Shelley named Colorado Librarian of Year
August 29, 2013
RIFLE — Amelia Shelley isn’t the kind of executive director to sit in an office all the time doing managerial stuff, not with a world of information outside her door that she’s eager to help share with patrons of all ages who visit the Garfield County libraries.
“Amelia is a highly effective administrator — tough, intelligent, always ready for a new challenge, and downright likable,” wrote Garfield County Public Library District board president Nella Barker and vice president Marilee Rippy in a letter nominating Shelley for the Colorado Association of Libraries (CAL) “Librarian of the Year” award.
“Though unassuming in her manner, Amelia commands attention with her insight, tenacity and leadership, but also with her willingness to don a librarian hat at any moment, play-acting with children, recommending books to patrons, or navigating the library’s virtual world with users,” they wrote.
Shelley, who has been at the helm of the Garfield County Library system for the past six years, was recently selected by the state library awards committee as this year’s Librarian of the Year. She will be honored along with the recipients of nine other awards at the CAL’s annual conference Oct. 18 in Loveland.
“It was completely unexpected, and just a great honor to be recognized by not only the people I work with but library professionals from throughout the state,” Shelley said.
“For me, though, it’s always more about the whole team here and how we all work hard to make this a great library system,” she said.
Last year, Shelley nominated Parachute Branch Librarian Carol Sacca for the same award.
“It’s important to recognize others, and to share with everyone the good work others are doing,” Shelley said.
Shelley joined the Garfield County Library system just after county voters elected in 2006 to form a self-governing, sales-tax-supported library district separate from the county government. Also approved by voters was a 25-year, 1 mill property tax levy to build new library facilities from Parachute to Carbondale.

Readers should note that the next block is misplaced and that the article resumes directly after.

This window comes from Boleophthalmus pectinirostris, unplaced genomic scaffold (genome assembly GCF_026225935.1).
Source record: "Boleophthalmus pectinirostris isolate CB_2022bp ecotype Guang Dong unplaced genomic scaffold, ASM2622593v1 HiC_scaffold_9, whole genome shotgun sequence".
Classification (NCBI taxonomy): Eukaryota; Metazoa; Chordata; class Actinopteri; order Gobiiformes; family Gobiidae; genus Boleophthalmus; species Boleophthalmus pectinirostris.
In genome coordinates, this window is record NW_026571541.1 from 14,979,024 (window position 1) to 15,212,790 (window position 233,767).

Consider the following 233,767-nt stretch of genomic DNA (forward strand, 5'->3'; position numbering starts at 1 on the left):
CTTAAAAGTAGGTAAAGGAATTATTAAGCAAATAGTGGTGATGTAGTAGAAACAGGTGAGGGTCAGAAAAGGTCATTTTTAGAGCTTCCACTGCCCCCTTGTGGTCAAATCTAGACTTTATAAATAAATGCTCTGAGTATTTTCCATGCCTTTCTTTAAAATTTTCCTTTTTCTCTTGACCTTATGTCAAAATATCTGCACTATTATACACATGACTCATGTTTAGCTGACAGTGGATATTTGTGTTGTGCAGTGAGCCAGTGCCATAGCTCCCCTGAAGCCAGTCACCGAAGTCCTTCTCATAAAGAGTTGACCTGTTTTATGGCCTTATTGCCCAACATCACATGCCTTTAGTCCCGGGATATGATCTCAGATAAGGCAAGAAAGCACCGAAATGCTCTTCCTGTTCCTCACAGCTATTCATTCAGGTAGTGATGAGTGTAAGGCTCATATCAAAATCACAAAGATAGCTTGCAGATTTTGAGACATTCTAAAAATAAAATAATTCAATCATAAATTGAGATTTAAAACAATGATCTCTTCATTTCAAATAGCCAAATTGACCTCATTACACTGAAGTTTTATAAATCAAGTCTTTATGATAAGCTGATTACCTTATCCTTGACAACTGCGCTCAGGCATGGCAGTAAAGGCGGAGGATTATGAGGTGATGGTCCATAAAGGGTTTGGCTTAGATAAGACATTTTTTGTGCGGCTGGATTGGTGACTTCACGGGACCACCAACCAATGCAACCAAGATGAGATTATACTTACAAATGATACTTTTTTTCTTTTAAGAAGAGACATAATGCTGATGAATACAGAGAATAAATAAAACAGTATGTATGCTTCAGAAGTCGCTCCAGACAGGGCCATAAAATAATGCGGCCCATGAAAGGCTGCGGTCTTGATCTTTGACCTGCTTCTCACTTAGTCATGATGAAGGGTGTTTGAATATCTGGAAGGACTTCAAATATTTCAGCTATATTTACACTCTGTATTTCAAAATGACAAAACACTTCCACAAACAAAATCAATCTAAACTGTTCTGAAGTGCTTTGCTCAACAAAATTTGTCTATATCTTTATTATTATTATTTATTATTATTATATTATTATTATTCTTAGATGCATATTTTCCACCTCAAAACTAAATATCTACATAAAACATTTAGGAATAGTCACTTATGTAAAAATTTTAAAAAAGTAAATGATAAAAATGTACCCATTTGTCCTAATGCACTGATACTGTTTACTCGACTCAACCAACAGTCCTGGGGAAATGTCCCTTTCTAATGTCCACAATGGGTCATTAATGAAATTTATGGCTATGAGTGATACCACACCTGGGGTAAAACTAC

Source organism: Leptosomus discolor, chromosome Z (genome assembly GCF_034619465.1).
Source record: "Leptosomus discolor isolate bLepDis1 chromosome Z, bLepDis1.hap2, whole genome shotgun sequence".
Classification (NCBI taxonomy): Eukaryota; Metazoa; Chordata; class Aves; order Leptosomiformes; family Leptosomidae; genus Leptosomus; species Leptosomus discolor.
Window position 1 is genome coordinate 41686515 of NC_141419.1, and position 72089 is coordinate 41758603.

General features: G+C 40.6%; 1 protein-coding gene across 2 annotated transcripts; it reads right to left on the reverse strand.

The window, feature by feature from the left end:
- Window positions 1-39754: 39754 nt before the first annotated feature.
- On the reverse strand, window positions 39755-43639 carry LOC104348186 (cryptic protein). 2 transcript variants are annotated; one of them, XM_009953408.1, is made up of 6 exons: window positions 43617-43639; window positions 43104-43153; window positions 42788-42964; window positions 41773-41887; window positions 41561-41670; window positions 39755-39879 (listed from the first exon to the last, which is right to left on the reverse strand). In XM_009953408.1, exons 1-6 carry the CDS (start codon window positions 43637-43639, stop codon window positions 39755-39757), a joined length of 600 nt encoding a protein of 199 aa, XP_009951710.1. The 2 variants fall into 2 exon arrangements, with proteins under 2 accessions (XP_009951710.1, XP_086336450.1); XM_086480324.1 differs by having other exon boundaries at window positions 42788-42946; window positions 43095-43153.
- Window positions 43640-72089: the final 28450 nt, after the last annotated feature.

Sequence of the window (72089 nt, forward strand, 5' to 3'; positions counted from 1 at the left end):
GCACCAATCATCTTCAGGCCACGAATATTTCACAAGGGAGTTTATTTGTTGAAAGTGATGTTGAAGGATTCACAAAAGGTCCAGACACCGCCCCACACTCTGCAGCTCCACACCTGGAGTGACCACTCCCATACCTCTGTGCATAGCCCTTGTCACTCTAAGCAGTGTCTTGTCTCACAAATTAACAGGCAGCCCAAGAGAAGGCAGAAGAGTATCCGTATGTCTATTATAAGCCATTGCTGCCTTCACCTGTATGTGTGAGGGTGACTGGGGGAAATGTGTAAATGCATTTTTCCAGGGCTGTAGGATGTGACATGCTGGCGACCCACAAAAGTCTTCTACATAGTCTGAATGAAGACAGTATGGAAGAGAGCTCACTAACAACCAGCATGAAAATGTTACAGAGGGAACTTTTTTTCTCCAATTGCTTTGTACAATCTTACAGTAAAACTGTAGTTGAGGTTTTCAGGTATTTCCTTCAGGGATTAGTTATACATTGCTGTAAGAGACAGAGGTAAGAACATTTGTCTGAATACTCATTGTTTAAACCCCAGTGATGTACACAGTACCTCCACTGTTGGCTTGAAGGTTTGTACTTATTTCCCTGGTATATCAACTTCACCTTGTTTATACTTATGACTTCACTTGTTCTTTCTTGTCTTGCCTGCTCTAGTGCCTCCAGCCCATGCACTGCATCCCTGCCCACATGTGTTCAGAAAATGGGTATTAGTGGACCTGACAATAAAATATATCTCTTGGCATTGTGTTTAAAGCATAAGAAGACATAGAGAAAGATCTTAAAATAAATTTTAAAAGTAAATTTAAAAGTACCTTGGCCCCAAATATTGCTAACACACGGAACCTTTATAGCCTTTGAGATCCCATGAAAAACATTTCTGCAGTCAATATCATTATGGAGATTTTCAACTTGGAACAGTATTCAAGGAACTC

In that time, major renovations were made at the Parachute and New Castle branch libraries, and completely new libraries have been built in Rifle, Silt, Glenwood Springs and Carbondale.
The new Carbondale Branch Library opened last month, and the “Cooper Commons” building at Eighth and Cooper in Glenwood Springs, which contains the new Glenwood Branch Library and expanded Colorado Mountain College facilities, is slated for its grand opening on Sept. 14.
“But the district needed more than a $32 million bricks-and-mortar overhaul,” Barker and Rippy wrote in their nominating letter. “It needed a complete management restructuring as well. Amelia unflinchingly took on the daunting task of rebuilding the library district both physically and culturally.”
Shelley’s nominators also acknowledged her for reaching out to library patrons and nonpatrons alike, as well as town government leaders in each of the communities to make sure their branch libraries were a reflection of each unique community.
“She helped everyone in Garfield County… envision tomorrow’s library; highly efficient and aesthetically pleasing community hubs where one can go to attend community events, find resources and access technology,” the nominating letter states.
Other letters of support for Shelley’s nomination came from the district’s branch library managers, Rifle City Manager Matt Sturgeon and Bucky Moser, who chairs the Garfield County Library Foundation board.
In addition to serving as executive director of the library district, Shelley is also on the library foundation board, and is on the boards for the Raising a Reader and Literacy Outreach programs in the area.
The CAL awards committee selects recipients for 10 different awards each year, said current awards committee chairwoman Currie Meyer, who is a branch manager with the Poudre River Public Library District in Fort Collins.
Other honors include the Colorado Library of the Year, the Library Advocate Award, the Unsung Hero Award, the Library Community Partnership Award, the Library Project of the Year, Outstanding Volunteer, Career Achievement Award and, new this year, the Outstanding Library Trustee Award.
“It’s not an easy task to choose the winners of these awards,” Meyer said of the five-person awards committee’s job. “Every year we received such amazing stories about people working in our state’s libraries, and it’s always inspiring.”